Another E-Commerce Site Suffers Hack AttackMar 03, 2000, 04:51 (2 Talkback[s])
(Other stories by Brian McWilliams, Clint Boulton)
Undaunted by U.S. government vows to crack down on those who pilfer credit card numbers from Web sites, a man going by the name of "Curador" breached SalesGate.com in the latest of a rash of cracks made by the hacker who claims he is trying to help companies by illuminating weaknesses in their security systems.
In his latest attempt about a week ago, Curador lifted 2,000 records, including credit card numbers and other personal information from SalesGate. SalesGate is a New York-based marketplace "developed to help small and large businesses sell online in a way that guarantees the protection of the user's personal information." The firm extends this guarantee on its home page, which may appear as a challenge to the hacker.
SalesGate co-founder Chris Keller confirmed Thursday that the credit card numbers were lifted and said "a number of agencies," including the U.S. Secret Service "are working to catch" the hacker.
As of Thursday, SalesGate has contacted customers affected by the breach, cancelling the cards directly with the credit card companies. It also warned them to beware of unauthorized charges made.
At the time of the shoppingthailand.com breach in which he took 5,000 credit card numbers, Curador held court on a Web site, thanking Bill Gates for making "SQL servers with default world readable permissions."
"Maybe one day people will set up their sites properly before they start trading because otherwise this won't be the last page I post to the NET," wrote the cracker in a message at his site, which is mirrored here.
Curador's e-crackerce.com site, where Curador listed the stolen card numbers, was recently taken down by the hosting company. Last week, the counter at the site showed that it had been visited more than 500 times, raising the question whether Curador had given out the address in newsgroups or IRC channels devoted to stolen credit cards.
Larry Hutchenson is the Webmaster for LTAMedia.com, which Curador cracked around Feb. 3 and stole about 750 credit cards. While Curador's claimed at his site to be "the saint of ecommerce," Hutchenson said he's just a crook.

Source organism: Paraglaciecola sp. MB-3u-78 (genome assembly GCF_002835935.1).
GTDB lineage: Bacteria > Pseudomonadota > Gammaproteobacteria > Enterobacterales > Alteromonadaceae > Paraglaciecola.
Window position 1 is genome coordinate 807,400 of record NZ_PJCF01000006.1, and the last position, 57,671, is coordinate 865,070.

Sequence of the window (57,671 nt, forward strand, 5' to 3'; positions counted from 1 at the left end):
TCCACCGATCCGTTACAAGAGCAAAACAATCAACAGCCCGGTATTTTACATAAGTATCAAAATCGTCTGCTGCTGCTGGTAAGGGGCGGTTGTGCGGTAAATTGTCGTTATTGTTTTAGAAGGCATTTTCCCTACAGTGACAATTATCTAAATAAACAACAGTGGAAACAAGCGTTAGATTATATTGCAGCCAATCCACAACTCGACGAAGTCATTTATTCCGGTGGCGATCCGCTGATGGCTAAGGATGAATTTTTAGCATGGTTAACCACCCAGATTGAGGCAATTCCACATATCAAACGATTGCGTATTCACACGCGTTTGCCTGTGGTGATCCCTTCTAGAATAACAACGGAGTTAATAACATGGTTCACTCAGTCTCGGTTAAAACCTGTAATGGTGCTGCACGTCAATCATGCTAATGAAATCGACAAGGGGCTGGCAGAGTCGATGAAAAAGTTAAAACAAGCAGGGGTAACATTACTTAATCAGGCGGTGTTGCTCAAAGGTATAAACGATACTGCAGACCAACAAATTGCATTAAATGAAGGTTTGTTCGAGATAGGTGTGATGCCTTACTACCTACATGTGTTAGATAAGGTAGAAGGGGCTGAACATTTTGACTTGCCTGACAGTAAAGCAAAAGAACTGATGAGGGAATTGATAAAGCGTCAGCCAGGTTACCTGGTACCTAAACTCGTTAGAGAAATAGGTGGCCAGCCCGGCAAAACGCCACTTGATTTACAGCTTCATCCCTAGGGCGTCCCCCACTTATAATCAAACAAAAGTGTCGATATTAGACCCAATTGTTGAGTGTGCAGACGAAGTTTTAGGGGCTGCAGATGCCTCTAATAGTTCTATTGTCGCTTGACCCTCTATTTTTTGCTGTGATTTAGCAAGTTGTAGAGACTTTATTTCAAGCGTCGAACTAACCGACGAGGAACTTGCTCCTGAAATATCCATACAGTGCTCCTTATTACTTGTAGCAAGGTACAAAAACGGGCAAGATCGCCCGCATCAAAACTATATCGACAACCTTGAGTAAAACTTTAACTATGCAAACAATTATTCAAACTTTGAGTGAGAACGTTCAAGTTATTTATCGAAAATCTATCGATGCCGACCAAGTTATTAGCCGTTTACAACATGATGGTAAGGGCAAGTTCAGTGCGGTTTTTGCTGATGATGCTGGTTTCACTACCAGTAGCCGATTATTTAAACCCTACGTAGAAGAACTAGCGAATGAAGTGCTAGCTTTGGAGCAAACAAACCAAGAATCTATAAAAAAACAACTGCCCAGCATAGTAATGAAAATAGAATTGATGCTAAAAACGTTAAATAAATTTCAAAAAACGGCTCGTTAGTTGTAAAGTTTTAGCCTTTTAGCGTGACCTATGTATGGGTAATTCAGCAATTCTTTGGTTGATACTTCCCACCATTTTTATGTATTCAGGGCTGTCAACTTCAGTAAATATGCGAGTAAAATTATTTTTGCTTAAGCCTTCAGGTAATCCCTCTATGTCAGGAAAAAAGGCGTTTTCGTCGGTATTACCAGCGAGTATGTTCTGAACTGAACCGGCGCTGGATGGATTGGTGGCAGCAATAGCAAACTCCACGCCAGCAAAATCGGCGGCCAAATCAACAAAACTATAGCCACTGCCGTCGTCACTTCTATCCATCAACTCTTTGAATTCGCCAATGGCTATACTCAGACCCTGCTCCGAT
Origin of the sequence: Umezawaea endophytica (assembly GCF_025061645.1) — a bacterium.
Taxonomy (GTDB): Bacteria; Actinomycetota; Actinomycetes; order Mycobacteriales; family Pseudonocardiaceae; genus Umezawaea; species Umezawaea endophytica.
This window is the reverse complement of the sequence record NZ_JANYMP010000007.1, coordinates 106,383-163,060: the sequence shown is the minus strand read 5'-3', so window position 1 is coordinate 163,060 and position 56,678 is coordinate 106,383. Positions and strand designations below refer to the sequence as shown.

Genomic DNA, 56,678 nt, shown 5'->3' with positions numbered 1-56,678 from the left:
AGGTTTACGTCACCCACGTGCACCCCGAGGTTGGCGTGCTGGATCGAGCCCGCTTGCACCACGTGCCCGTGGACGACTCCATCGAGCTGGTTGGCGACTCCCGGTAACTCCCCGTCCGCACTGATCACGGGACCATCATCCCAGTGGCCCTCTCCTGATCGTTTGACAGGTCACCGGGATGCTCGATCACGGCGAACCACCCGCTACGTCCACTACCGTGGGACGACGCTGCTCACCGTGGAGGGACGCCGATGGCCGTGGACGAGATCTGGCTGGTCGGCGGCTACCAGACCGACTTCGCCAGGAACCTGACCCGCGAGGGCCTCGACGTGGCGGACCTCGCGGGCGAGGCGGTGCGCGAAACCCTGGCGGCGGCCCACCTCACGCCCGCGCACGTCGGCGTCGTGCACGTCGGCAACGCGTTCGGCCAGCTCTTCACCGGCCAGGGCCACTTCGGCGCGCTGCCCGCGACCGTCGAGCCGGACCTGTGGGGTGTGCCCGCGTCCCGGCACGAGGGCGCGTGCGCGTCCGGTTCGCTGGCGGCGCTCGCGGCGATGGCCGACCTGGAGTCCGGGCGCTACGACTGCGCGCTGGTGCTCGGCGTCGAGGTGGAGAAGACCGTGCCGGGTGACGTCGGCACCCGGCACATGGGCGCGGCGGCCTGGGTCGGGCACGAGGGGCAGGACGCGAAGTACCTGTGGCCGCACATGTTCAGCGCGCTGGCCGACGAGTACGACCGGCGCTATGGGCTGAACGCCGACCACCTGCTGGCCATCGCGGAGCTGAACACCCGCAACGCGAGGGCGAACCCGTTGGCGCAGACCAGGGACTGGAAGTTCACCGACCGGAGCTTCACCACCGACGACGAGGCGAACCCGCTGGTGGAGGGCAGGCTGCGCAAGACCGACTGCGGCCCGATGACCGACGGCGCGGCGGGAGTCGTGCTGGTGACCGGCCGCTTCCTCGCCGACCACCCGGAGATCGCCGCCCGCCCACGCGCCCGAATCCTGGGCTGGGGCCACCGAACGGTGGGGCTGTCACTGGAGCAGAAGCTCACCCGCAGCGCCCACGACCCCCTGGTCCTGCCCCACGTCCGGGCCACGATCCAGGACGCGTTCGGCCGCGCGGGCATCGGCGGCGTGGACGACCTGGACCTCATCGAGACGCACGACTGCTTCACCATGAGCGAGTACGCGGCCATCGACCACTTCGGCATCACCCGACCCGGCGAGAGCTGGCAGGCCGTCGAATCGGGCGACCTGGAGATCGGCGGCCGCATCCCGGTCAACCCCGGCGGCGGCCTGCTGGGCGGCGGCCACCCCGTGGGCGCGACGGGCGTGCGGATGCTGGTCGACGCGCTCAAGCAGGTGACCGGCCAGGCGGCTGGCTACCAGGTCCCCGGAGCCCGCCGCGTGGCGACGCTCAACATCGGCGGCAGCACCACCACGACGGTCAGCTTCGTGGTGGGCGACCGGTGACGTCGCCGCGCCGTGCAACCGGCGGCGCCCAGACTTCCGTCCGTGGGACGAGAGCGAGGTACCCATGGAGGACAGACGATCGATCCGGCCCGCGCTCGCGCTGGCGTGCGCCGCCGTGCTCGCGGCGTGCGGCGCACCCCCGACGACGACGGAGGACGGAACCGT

"It would be one thing if the gentleman had sent an e-mail to me or somebody else saying that 'you have a security breach in your area, you can do this' -- I mean the guy used outrageous stuff to get in," said Hutchenson. "If he had sent that stuff to me it would be one thing. If somebody takes information that is stored on the site, and it has been entrusted on that site and they steal that information and use it, post it, or whatever, it is stealing."
Tyger Team Consultants was the first to notify LTAMedia about the break-in. Tyger's Chris Davis, who is investigating Curador's activities, refuses to believe that Curador's actions are benevolent. He said the hacks were made on systems with IIS and NT servers, which are not known to provide excellent security. Furthermore, after conducting an audit, he discovered Curador had installed a "back door" program in which he could return to manipulate the site in the future.
"They (sites) may be vulnerable due to outside administrators that doesn't maybe understand all of the security implications that come with IIS and NT, which there are several right out of the box," said Davis. "Why are you adding to their vulnerabilities then? They secure their boxes to the best of their ability, this kid breaks in to show that they're not secure and he backdoors them so that he can get back in whenever he wants and no one will know about? And then he's using their credit card numbers? It doesn't jive."
In a Feb. 3 interview with InternetNews Radio, Curador said his hacker name means "custodian" and that his actions come out of "delusions of grandeur" based on the 1997 film "The Saint" in which a thief steals jewels, but then helps people.
When asked if he thought he would get caught, Curador, who many say has not adequately covered his tracks, tried to be realistic.
"Everybody gets caught sooner or later," he said. "I don't think what I am doing is technically illegal. I am publishing numbers that are public property on sites -- I am not selling them to people."
Curador said he is trying to show that a well-known RDS bug on Microsoft's (MSFT) NT servers is easily manipulated to control an entire server. Experts say RDS may affect as much as 80 percent of those companies running Windows NT servers.
The electronic assault is also the latest in a rash of hacks made in the last two months on companies as large as eBay Inc. (EBAY) and as small as CDuniverse, a Wallingford-based firm who had more than 300,000 credit card numbers taken by a self-described 18-year-old hacker named "Maxus" last January.
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